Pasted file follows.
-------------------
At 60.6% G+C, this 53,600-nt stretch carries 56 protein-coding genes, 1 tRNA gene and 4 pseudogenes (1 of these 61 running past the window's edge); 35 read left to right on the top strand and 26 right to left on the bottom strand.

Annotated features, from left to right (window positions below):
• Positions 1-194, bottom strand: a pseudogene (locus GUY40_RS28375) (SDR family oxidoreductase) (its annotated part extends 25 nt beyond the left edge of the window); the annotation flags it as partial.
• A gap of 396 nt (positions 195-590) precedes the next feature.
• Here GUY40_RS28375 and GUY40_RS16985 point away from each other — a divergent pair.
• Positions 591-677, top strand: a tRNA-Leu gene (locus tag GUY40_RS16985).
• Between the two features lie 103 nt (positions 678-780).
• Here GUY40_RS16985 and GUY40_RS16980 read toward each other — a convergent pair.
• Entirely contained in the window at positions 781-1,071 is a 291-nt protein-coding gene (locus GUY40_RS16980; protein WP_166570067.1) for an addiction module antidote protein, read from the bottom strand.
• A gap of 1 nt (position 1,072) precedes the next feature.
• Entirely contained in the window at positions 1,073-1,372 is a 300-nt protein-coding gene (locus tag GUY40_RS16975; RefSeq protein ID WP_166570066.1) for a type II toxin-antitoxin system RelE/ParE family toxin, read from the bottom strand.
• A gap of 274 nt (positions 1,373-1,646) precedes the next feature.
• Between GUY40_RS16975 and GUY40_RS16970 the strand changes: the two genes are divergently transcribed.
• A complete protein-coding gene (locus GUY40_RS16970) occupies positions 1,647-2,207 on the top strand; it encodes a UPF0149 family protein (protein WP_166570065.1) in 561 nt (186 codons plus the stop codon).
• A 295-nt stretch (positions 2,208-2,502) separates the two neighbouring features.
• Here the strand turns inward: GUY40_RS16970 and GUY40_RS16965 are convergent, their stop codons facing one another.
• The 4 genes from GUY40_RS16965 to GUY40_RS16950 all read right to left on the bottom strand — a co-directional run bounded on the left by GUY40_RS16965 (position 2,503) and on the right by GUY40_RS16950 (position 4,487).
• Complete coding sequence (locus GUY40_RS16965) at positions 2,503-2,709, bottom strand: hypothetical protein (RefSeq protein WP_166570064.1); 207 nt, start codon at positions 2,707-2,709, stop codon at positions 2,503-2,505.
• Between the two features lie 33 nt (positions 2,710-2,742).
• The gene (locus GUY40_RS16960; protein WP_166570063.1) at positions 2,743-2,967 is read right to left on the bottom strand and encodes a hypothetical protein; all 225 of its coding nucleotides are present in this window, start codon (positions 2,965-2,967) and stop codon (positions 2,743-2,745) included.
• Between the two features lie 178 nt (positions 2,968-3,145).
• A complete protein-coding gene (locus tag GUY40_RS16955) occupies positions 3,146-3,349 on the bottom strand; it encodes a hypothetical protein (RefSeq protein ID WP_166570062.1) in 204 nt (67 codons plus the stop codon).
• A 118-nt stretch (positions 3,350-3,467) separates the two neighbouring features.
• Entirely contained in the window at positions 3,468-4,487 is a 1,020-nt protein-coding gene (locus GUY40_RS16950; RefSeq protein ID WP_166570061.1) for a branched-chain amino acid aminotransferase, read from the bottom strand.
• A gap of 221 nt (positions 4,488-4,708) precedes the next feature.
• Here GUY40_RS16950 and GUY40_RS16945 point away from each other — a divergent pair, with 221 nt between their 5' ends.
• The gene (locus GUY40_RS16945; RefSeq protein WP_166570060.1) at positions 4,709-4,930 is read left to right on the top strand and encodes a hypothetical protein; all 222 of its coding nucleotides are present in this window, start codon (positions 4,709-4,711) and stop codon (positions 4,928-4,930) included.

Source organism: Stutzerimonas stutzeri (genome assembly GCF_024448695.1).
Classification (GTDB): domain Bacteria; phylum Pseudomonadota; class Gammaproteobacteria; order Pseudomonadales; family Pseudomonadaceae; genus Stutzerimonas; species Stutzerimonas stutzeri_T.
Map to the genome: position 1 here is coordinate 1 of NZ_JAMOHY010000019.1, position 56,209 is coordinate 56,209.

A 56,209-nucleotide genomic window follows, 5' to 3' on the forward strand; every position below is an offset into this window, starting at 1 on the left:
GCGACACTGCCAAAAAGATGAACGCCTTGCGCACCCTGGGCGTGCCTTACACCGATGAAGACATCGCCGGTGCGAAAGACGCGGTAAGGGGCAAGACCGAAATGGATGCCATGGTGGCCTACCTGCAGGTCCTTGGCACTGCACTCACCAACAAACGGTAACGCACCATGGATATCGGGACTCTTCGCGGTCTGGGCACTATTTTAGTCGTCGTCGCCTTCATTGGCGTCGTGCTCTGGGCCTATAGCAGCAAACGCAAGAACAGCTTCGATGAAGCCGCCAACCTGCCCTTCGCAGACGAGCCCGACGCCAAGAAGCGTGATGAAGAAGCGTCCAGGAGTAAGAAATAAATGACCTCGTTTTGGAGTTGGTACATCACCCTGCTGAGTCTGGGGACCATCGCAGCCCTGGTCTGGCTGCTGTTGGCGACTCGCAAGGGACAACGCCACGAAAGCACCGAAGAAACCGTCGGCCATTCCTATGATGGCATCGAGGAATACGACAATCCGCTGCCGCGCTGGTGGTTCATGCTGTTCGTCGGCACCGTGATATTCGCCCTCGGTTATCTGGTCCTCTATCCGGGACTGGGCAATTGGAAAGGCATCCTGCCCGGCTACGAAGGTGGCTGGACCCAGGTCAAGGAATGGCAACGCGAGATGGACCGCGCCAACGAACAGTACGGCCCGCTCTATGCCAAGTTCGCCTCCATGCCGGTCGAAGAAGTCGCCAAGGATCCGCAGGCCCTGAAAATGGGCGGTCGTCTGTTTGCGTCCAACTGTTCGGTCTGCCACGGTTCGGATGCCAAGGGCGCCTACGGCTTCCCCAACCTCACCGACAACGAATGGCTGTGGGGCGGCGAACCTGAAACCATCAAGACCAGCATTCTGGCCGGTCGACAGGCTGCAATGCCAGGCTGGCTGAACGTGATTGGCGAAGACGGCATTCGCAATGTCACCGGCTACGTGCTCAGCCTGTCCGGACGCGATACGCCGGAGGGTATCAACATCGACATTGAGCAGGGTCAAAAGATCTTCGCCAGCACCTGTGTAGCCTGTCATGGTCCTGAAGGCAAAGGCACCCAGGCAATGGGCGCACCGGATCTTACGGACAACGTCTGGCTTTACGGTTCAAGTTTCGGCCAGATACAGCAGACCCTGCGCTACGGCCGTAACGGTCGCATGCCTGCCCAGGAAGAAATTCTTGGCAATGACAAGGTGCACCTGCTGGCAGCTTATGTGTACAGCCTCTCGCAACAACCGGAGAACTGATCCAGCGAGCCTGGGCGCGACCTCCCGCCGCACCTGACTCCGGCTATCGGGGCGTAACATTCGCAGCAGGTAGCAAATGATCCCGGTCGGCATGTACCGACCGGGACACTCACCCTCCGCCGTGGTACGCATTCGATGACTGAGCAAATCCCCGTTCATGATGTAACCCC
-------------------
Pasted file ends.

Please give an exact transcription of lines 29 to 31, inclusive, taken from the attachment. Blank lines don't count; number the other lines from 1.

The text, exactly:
Classification (GTDB): domain Bacteria; phylum Pseudomonadota; class Gammaproteobacteria; order Pseudomonadales; family Pseudomonadaceae; genus Stutzerimonas; species Stutzerimonas stutzeri_T.
Map to the genome: position 1 here is coordinate 1 of NZ_JAMOHY010000019.1, position 56,209 is coordinate 56,209.

A 56,209-nucleotide genomic window follows, 5' to 3' on the forward strand; every position below is an offset into this window, starting at 1 on the left: